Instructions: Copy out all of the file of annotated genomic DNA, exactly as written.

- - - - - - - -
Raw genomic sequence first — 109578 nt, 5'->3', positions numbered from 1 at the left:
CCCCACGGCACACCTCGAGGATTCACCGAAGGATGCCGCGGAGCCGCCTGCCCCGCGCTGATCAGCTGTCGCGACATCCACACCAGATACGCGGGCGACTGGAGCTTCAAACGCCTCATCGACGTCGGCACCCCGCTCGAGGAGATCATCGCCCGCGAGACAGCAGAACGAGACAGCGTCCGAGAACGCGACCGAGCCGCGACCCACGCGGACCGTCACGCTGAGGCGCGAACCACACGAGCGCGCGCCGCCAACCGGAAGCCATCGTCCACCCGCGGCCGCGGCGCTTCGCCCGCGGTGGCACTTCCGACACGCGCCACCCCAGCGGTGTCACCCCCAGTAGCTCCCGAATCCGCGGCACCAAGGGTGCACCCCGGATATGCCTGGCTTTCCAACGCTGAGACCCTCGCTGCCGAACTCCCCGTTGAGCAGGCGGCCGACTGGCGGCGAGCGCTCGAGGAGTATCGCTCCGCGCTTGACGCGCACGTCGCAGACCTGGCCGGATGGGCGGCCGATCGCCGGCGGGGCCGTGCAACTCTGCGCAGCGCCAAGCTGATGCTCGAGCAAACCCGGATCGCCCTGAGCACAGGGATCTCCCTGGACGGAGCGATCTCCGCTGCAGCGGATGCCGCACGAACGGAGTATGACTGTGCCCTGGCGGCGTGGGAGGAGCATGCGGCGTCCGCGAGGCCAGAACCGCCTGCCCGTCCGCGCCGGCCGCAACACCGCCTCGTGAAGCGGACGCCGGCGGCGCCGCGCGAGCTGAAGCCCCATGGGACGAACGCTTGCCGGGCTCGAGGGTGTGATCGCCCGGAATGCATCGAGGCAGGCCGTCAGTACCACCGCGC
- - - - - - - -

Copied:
Raw genomic sequence first — 109578 nt, 5'->3', positions numbered from 1 at the left:
CCCCACGGCACACCTCGAGGATTCACCGAAGGATGCCGCGGAGCCGCCTGCCCCGCGCTGATCAGCTGTCGCGACATCCACACCAGATACGCGGGCGACTGGAGCTTCAAACGCCTCATCGACGTCGGCACCCCGCTCGAGGAGATCATCGCCCGCGAGACAGCAGAACGAGACAGCGTCCGAGAACGCGACCGAGCCGCGACCCACGCGGACCGTCACGCTGAGGCGCGAACCACACGAGCGCGCGCCGCCAACCGGAAGCCATCGTCCACCCGCGGCCGCGGCGCTTCGCCCGCGGTGGCACTTCCGACACGCGCCACCCCAGCGGTGTCACCCCCAGTAGCTCCCGAATCCGCGGCACCAAGGGTGCACCCCGGATATGCCTGGCTTTCCAACGCTGAGACCCTCGCTGCCGAACTCCCCGTTGAGCAGGCGGCCGACTGGCGGCGAGCGCTCGAGGAGTATCGCTCCGCGCTTGACGCGCACGTCGCAGACCTGGCCGGATGGGCGGCCGATCGCCGGCGGGGCCGTGCAACTCTGCGCAGCGCCAAGCTGATGCTCGAGCAAACCCGGATCGCCCTGAGCACAGGGATCTCCCTGGACGGAGCGATCTCCGCTGCAGCGGATGCCGCACGAACGGAGTATGACTGTGCCCTGGCGGCGTGGGAGGAGCATGCGGCGTCCGCGAGGCCAGAACCGCCTGCCCGTCCGCGCCGGCCGCAACACCGCCTCGTGAAGCGGACGCCGGCGGCGCCGCGCGAGCTGAAGCCCCATGGGACGAACGCTTGCCGGGCTCGAGGGTGTGATCGCCCGGAATGCATCGAGGCAGGCCGTCAGTACCACCGCGC